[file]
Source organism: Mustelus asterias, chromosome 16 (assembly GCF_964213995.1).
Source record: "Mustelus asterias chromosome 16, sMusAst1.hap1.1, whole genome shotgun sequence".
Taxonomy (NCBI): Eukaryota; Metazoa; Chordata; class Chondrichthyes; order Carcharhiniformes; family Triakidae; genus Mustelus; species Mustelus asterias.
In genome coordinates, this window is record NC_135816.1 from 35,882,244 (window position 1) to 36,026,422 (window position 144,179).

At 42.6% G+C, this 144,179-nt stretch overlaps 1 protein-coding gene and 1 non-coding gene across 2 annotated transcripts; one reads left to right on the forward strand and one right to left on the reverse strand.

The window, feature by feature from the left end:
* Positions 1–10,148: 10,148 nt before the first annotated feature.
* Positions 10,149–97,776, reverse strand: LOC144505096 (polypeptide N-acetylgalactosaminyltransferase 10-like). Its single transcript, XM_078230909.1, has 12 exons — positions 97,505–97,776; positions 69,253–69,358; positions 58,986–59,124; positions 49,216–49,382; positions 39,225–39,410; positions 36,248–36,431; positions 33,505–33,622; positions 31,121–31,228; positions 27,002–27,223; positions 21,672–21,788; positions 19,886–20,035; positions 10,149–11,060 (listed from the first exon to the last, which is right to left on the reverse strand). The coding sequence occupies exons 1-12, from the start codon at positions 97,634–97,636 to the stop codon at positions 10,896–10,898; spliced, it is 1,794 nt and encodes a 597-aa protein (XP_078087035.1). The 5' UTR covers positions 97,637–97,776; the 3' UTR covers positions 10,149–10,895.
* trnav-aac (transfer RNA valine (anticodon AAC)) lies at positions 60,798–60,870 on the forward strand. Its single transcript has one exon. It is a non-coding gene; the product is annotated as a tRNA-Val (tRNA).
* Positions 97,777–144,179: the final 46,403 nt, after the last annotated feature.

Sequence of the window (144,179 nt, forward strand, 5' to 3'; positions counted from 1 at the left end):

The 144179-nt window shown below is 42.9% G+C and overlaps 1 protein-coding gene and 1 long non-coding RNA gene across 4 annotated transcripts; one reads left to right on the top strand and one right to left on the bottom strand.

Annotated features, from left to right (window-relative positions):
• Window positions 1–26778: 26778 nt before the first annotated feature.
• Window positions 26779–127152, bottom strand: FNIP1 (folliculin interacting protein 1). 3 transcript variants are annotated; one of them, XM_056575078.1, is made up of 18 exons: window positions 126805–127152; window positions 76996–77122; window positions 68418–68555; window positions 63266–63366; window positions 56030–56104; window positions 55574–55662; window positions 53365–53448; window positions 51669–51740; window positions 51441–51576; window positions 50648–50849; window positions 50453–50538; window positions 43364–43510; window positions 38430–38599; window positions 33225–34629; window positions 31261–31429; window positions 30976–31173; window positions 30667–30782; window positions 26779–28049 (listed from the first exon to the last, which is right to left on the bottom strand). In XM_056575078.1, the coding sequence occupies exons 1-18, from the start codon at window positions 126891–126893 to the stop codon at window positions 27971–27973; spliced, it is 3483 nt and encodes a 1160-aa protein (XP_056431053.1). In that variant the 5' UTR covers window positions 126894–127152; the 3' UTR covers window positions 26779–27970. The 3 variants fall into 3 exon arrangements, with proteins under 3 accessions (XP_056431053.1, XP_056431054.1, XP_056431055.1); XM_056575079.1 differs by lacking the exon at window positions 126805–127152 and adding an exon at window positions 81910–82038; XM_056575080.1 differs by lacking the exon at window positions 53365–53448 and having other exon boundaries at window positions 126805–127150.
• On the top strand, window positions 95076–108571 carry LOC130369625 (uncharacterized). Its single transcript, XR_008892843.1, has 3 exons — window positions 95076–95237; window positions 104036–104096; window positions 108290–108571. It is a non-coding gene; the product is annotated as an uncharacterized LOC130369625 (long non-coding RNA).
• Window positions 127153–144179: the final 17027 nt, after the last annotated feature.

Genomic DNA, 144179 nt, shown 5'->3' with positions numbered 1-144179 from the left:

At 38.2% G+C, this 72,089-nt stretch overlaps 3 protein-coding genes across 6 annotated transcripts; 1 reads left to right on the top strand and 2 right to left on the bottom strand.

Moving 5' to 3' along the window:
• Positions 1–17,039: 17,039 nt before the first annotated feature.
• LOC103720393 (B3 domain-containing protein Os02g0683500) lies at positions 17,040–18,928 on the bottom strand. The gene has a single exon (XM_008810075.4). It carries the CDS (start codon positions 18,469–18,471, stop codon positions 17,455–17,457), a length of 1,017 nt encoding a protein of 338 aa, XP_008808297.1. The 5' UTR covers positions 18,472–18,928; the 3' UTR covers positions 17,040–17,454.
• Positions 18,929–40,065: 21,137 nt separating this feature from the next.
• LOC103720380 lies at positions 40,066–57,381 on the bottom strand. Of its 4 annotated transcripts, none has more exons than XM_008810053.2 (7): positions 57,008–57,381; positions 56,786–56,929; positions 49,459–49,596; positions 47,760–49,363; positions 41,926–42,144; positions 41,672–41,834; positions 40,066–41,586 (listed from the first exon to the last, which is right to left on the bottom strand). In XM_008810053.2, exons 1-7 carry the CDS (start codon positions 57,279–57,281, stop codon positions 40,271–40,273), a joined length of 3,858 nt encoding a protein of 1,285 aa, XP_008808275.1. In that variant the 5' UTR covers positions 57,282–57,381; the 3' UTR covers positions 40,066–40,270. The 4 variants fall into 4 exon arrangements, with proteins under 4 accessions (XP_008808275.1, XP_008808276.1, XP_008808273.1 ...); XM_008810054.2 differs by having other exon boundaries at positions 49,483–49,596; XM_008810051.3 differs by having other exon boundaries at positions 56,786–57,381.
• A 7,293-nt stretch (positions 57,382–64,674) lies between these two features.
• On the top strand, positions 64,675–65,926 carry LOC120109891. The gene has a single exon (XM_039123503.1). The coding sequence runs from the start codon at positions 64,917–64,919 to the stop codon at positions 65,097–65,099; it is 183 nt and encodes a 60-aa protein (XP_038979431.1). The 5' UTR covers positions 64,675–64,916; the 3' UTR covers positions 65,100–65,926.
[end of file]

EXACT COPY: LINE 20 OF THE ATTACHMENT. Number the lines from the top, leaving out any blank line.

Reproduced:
Moving 5' to 3' along the window: